- In September 2008, the New Zealand Emissions Trading Scheme was enacted through the Climate Change Response (Emissions Trading) Amendment Act 2008.
- Completed Establishing a fully New Zealand-based honours system.
- Signed free trade agreements with Brunei, Chile, China, Singapore, and Thailand.
- Scrapped the combat wing of the Royal New Zealand Air Force.
- Sent a detachment of SAS troops to the war in Afghanistan.
- Sent troops to Solomon Islands as part of the Regional Assistance Mission to Solomon Islands
- Sent troops to East Timor during the 2006 East Timorese crisis.
- Sent troops and police to Tonga after the 2006 Nuku‘alofa riots.
- Did not send combat troops to the Iraq War.
- Launched Project Protector, to expand the Royal New Zealand Navy's capacity.
- Launched free trade negotiations with South Korea and Japan.
The following positions were appointed by the Queen on the advice of the Government:
With the creation of the Supreme Court of New Zealand in 2003, the government appointed the first full bench of the Court.
- Chief Justice The Right Hon. Dame Sian Elias (1 July 2004)
- Justice The Hon. Sir Thomas Gault (1 July 2004)
- Justice The Hon. Sir Kenneth Keith (1 July 2004)
- Justice The Hon. Sir Peter Blanchard (1 July 2004)
- Justice The Hon. Sir Andrew Tipping (1 July 2004)
- Justice The Hon. John McGrath (4 May 2005)
- Justice The Hon. Sir Noel Crossley Anderson (21 February 2006)
- Justice The Hon. Bill Wilson (21 December 2007)
Acting judges were also appointed from the retired judges of the Court of Appeal:
- The Hon. Justice Sir John Henry
- The Hon. Justice Sir Ted Thomas
- Former President of the Court of Appeal Sir Ivor Richardson
- Former Chief Justice Sir Thomas Eichelbaum.
Court of Appeal
The government has appointed three presidents of the Court of Appeal of New Zealand:
- The Right Hon. Sir William Young, KNZM 23 February 2006–
- The Hon Sir Noel Crossley Anderson, KNZM 1 January 2004 – 23 February 2006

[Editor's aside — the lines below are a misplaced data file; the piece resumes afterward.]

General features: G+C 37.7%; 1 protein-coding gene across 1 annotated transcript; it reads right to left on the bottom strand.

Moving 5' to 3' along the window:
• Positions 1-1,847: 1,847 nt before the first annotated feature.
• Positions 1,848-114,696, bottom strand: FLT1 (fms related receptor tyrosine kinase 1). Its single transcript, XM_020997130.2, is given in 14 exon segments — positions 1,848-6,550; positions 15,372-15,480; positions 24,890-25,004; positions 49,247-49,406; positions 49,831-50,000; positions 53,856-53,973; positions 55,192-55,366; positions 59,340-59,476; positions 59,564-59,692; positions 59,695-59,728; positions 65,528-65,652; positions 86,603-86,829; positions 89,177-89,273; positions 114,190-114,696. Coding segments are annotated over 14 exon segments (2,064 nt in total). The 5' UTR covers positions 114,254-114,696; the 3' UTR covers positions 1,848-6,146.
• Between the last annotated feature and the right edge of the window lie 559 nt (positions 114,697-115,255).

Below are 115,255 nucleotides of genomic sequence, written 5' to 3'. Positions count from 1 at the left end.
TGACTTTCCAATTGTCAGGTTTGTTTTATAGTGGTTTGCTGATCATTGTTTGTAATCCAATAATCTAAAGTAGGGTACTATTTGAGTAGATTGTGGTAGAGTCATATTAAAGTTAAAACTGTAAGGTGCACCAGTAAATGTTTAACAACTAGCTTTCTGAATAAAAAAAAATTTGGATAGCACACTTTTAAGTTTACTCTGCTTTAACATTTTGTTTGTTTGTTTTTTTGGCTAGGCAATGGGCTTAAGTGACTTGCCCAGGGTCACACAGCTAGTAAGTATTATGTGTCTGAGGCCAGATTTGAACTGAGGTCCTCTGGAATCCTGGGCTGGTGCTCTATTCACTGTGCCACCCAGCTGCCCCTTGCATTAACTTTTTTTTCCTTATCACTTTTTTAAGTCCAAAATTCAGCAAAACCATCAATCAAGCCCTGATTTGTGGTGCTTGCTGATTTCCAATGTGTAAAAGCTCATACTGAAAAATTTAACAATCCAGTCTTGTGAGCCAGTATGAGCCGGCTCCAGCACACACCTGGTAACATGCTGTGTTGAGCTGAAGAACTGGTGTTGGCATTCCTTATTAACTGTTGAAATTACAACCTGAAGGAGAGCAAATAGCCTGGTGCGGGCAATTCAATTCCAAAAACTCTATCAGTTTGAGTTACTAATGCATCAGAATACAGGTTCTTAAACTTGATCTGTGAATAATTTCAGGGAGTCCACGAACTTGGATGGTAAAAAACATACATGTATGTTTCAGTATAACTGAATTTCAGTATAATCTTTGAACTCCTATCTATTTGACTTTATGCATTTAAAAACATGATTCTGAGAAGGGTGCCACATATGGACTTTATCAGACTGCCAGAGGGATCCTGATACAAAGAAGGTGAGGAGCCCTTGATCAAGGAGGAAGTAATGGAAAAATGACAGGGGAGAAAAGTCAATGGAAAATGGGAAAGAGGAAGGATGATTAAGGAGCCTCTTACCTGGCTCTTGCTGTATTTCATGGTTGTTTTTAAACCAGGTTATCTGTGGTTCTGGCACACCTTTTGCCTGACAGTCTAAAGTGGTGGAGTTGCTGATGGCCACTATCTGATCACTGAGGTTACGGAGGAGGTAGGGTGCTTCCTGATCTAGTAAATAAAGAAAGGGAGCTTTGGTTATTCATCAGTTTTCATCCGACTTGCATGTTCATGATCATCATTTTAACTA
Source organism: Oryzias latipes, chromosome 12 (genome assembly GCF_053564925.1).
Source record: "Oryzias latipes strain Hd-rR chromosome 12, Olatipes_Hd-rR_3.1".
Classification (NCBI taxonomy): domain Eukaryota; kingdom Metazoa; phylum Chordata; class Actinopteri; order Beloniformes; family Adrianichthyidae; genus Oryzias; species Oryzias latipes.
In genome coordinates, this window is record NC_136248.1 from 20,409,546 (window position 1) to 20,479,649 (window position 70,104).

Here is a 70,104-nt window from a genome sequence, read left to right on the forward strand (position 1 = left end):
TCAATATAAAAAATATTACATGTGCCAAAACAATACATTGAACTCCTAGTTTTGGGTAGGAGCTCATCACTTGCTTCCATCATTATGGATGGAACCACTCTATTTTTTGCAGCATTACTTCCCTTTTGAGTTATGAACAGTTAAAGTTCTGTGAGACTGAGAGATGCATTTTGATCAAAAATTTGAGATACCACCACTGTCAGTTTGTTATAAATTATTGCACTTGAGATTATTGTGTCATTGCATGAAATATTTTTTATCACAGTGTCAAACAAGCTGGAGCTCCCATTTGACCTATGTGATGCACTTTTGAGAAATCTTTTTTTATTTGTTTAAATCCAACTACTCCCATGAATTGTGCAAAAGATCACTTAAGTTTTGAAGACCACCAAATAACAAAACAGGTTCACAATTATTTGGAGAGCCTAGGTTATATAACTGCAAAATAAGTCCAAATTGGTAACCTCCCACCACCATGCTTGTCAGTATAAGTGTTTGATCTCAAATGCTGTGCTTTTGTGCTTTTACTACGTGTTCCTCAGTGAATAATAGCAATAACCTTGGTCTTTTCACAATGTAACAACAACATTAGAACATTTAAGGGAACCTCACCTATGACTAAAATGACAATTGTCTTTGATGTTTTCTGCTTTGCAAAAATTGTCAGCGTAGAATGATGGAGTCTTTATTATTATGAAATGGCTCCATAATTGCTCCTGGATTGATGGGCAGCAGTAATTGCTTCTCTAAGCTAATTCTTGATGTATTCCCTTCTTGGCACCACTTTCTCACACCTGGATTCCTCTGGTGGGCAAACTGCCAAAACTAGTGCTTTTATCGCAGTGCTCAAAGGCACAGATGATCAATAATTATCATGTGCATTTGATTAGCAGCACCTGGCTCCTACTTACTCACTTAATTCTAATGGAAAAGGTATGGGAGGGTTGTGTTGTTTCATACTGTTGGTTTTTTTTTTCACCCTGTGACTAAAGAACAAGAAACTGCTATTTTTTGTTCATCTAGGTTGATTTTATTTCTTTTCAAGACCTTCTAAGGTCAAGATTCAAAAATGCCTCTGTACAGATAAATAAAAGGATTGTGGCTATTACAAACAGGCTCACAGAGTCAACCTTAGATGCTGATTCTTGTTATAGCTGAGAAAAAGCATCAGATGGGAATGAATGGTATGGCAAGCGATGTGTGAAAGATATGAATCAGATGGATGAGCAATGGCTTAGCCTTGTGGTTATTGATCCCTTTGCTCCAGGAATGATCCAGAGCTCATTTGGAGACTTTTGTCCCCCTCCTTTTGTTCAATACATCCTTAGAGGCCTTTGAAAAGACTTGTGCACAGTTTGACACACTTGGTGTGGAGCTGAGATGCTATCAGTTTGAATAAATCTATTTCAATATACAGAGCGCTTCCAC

- The Right Hon. Sir Thomas Gault, KNZM 24 May 2002 – 31 December 2003
The Fifth Labour government was elected in the 1999 general election, after entering a coalition with the Alliance Party and a confidence and supply agreement with the Green Party. Labour managed to increase their percentage of the votes by 10.5% and won 12 more seats than in the 1996 election. With this coalition in place the Labour Party returned to government for the first time in nine years, and Helen Clark became New Zealand's first elected female Prime Minister. The 1999 election also became Labour's first successful MMP election.
The 2002 election
The 2002 Election was held a few weeks before the Parliamentary term elapsed. This had only occurred twice before in New Zealand's political history, in 1951 and 1984. The Government cited the collapse of the Alliance Party, with whom they had entered a coalition in 1996 as the reason for the earlier date. The Alliance Party had split after Jim Anderton, their leader, left to form the Progressive Coalition Party. However, some critics believe that Labour could have continued to govern for the remaining few weeks. They say that the election was called early to capitalise on high opinion poll ratings before they could be undermined by a potential softening in the New Zealand economic performance.
After initial polls indicated Labour may have enough votes to govern alone, a feat which has never occurred under MMP in New Zealand, they won 41.3% of the vote and 52 seats. Although this meant they improved on their results in the 1999 election, it was not enough to govern alone. As a result, Labour entered a coalition with the new Progressive Coalition Party. Additionally, they entered a confidence and supply agreement with United Future. Labour's success was highlighted by the National Party's demise as they accrued a record low 20.9% of the vote.